Pub: Sydney Morning Herald
Section: News and Features
The beach shack of old versus everything in the kitsch sink
So, the classic beach shack is over. The Aussie shack du jour, says a new book by Stephen Crafti, Beach Houses Down Under, “starts at 300 square metres” and is emphatically not “designed to be filled with muddy dogs and sandy kids trailing wet, salty towels”. No modest fibro here, with its worn furniture, its found flotsam and its unmatching crockery. No way. That’s no longer acceptable dune-top kit. “The new beach house is a masterpiece of design and architecture,” says Crafti, complete with ensuites, air-con and guest wings, using sophisticated materials that reflect “a new aesthetic and lifestyle – a world of luxury and design, glamour and desire”.
The tragedy is not that Crafti is wrong, but the extent to which he’s right. Not just about the shack, but about architecture in general. It’s as if, in rejecting modernism’s commitment to truth, the entire architecture game, as hurrahed along by architectural publishing, has become a flat-out race for pretentiousness max.
The beach house argument, as Crafti puts it, is an economic one. Having paid through the nose for that piece of cliff or dune, the last thing you’re going to do is put a shack on it. Which is to say, we’ve built a society where education and wealth have become so estranged that those who can afford beachfronts orarchitects, and especially both at once, are unlikely to have anything much in the way of tastebuds.
This shouldn’t matter. After all, we chose democracy, and the booming beach ‘burb is its direct consequence. But matter it does. Not only because of the mad hypocrisy of replicating at the beach the array of nature-repudiating devices you left home to escape, like the archetypal American globetrotters loaded up with Mars Bars and hamburger mix. Not only because of the environmental waste of such duplication. Not only because of its flab and ostentation. But because underlying all these is the question of kitsch.
A 19th-century German term of uncertain etymology, kitsch was used by Theodor Adorno, Clement Greenberg and the rest to denote the opposite of the authenticity that was art. Then Andy Warhol made “kitschy” a compliment, giving kitsch the ironic appeal that allowed it to intersect with camp, as defined by Susan Sontag. Suddenly, anything exaggerated, caricatured, folkloric or mass produced could be an icon of intellectual avant-gardism and – this is crucial – no one would know the difference.
From the high chroma garden gnome to the Aphrodite-shaped pepper grinder, from the rubber Virgin Mary mask to the outsize Hitler youth hologram; anything could be embraced as kitsch as long as it was sufficiently tasteless and popular. Gillo Dorfles, writing the definitive text on the subject in 1968, even – and probably unpardonably – included the sand parade of the standard-bearing Coogee lifeguards in his kitsch compendium.
So, why should our marble-and-glass beachside ostentations be any different? Will they become the kitsch of the future, beloved bad taste of some self-appointed avant-garde, just as “austerity/binge” and mid-century modern are now?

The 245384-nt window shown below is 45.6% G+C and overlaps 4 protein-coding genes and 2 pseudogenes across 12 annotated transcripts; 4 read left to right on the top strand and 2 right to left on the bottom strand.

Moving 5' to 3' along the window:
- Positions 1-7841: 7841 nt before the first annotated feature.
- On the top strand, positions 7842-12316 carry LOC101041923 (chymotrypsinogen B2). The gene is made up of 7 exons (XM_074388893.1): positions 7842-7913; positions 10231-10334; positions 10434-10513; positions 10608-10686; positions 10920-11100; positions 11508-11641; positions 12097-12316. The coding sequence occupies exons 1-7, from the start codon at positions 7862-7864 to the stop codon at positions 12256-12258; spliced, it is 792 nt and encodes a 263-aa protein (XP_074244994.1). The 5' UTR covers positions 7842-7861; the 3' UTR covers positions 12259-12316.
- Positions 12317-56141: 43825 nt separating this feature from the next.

Perhaps, but it’s difficult to imagine. A clue may lie in the refined definition of kitsch offered by Milan Kundera in 1984. Kitsch, wrote Kundera, “is the absolute denial of shit”. This may sound like a jolly good thing. But what Kundera meant, of course, was that kitsch is the denial of truth; kitsch is the sanitised, genteel self-parody into which we so easily slip in the headlong flight from death. Kitsch, in other words, is not simply vulgar. Kitsch is manifest euphemism.
And this is the contemporary coastal castle’s least endearing aspect. Not its ugliness, its greed or its enviro crimes but its relentless, vicar’s wife euphemism. The Dutch intellectual Rob Riemen, leader of Holland’s Nexus Instituut, spoke at last year’s Aspen Festival of Ideas on “Kitsch and the Crisis of the West”. Western cultural crisis, of course, is like midlife crisis; perpetual, over reported and often, in any case, enjoyable, but Riemer made some useful points.
Kitsch is the meeting point of ethics and aesthetics. Not the boisterously vulgar – the golliwog ashtray or the fur bikini – and not just fun, or cheek, or fantasy. True kitsch, so to speak, involves a deliberate cleansing of the truth. It is what impels us to pursue the comfortable rather than the genuine, and to make this pursuit socially required. Kitsch is the collective pretence that a second plasma screen television is a genuine spending priority and the conformism that demands this pretence even from those who cannot afford and do not want it.
That’s what makes these epidemic beach mansions rude and dangerous. With their glam and polish, their air-con and their mod-cons, they whisper the same false promise that high office whispers to politicians: exemption from nature. They lie, but we love them for it.
The charm of the endangered Aussie shack, by contrast, was its recognition, even for a few weeks a year, that for all our aspirations and inspirations, we’re still barefoot bipeds, still subject to the grandeur and wrath of sand, sea and sun. The shack tells us the humble truth. We extinguish it at our peril.